Poor People's Campaign

Mass Moral Revival & Rally begins at 4 p.m ET Sunday at West Virginia Capitol 

The Poor People’s Campaign: A National Call for Moral Revival will hold a revival and rally on Sunday to shine a light on the economic hurt that West Virginians will suffer if their senator, Joe Manchin, gets his way on cuts to the Build Back Better plan. 

The Mass Moral Revival and Rally will begin at 4 p.m. at the West Virginia Capitol, North Circle Stage, 1900 Kanawha Blvd E, in Charleston. The PPC:NCMR co-chairs, Rev. Dr. William J. Barber II and Rev. Dr. Liz Theoharis, will speak at the rally as will two of the tri-chairs of the West Virginia PPC, Pam Garrison and Jean Evansmore. 

“Sen. Manchin has sadly become the new Senator No,” Rev. Barber said, using the nickname that obstructionist Sen. Jesse Helms had. “No to paying home health workers a living wage. No to free community college. No to dental and vision help for senior citizens. No to a $15/hour minimum wage. No to fully protected voting rights. In spite of the need, he says no except when it comes to corporations and the wealthy and his own pockets being filled with money.  Then it’s yes, yes, yes. This is such an immoral way to use power. But Sen. Manchin still has a chance to say yes to the people.” 

Other speakers include: poor and low-income people such as Kaylen Payne Barker, a mother and low-wage worker who must couch surf for spare change to pay for gas despite having a master’s degree; Amy Jo Hutchison, a working mother of two; India Frith of the Black Voter Impact Initiative; Stewart Acuff, an activist in the Rockwool plant fight, and Mavery Davis of Charleston.

Faith leaders include: David M. Fryson, pastor of the New First Baptist Church of Kanawha City in Charleston, West Virginia, and the recently retired founding vice president of the Division of Diversity, Equity and Inclusion for West Virginia University in Morgantown; Rev. Matthew Watts, pastor of Grace Bible Church in Charleston; Father Lark Munsee of Holy Trinity Anglican Church in Kermit, West Virginia, and Rev. Roberta Smith, president of the Charleston Black Ministerial Alliance Inc.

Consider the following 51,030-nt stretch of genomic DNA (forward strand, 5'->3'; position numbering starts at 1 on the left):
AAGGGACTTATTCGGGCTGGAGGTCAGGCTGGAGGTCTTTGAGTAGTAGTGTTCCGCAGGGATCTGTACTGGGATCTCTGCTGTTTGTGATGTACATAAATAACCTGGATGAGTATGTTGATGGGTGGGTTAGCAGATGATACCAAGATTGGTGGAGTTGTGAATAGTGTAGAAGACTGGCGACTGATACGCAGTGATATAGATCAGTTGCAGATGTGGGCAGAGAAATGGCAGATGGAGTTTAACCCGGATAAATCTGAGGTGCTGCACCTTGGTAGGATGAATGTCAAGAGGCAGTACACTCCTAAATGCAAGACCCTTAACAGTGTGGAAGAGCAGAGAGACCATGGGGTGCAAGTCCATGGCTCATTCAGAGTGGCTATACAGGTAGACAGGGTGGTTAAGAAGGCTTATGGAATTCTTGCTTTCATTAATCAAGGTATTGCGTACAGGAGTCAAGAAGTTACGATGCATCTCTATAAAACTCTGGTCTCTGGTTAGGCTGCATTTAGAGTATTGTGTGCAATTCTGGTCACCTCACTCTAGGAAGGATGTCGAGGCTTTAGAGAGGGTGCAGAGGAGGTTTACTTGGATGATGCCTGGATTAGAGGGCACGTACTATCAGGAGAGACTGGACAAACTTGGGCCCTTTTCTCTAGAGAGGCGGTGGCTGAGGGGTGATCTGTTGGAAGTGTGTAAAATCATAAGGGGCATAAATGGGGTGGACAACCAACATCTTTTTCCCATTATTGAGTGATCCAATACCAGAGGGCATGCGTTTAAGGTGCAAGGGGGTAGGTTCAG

The revival and rally follow a PPC:NCMR news conference for the Institute for Policy Studies released figures showing how Sen. Manchin’s proposed cuts to Build Back Better hurt West Virginians. 

Manchin wants to cut the Build Back Better plan from $3.5 trillion over 10 years to $1.5 trillion. But he doesn’t talk about the economic hurt that will cause to his own constituents. 

The PPC:NCMR, however, is focused on the people who would benefit. For example, the Institute for Policy Studies says the Biden version of the plan would create 17,290 new jobs, compared to the 7,410 jobs created under Manchin’s plan. 

“We in the Poor People’s Campaign — poor people, low-wage workers, essential workers, people of faith, advocates with a moral conscience — are tired of being pawns in a political game where we get hurt while the greedy and corrupt corporations get wealthier and wealthier,” Rev. Theoharis said at a news conference Friday. “We can’t afford a compromise. We can’t afford half of a democracy. We need to stop asking “How much does a bold Build Back Better agenda cost?” and instead ask, “How much does it cost in lives and hurt not to Build Back Better?” 

Some 140 million Americans are poor or low-income in the U.S., including 710,000 of West Virginians — or 40%. And these people have power at the ballot box. According to a study released last week by the PPC:NCMR, poor and low-income people accounted for 50% of the electorate in the 2020 presidential election in West Virginia. 

According to data from the Institute of Policy Studies that was released Friday, the original version of the bill would benefit 121,000 veterans; paid medical and family leave for 88,050 West Virginia residents; and lift 23,000 West Virginia children out of poverty. 

Also on Sunday, the PPC:NCMR will publish full-page and digital ads in four West Virginia newspapers. 

The ads will appear in the Charleston Gazette-Mail, the Herald-Dispatch (Huntington), The Parkersburg News and Sentinel and the Journal (Martinsburg). They call attention to how Build Back Better will help West Virginians and how Sen. Manchin’s proposed cuts will harm them.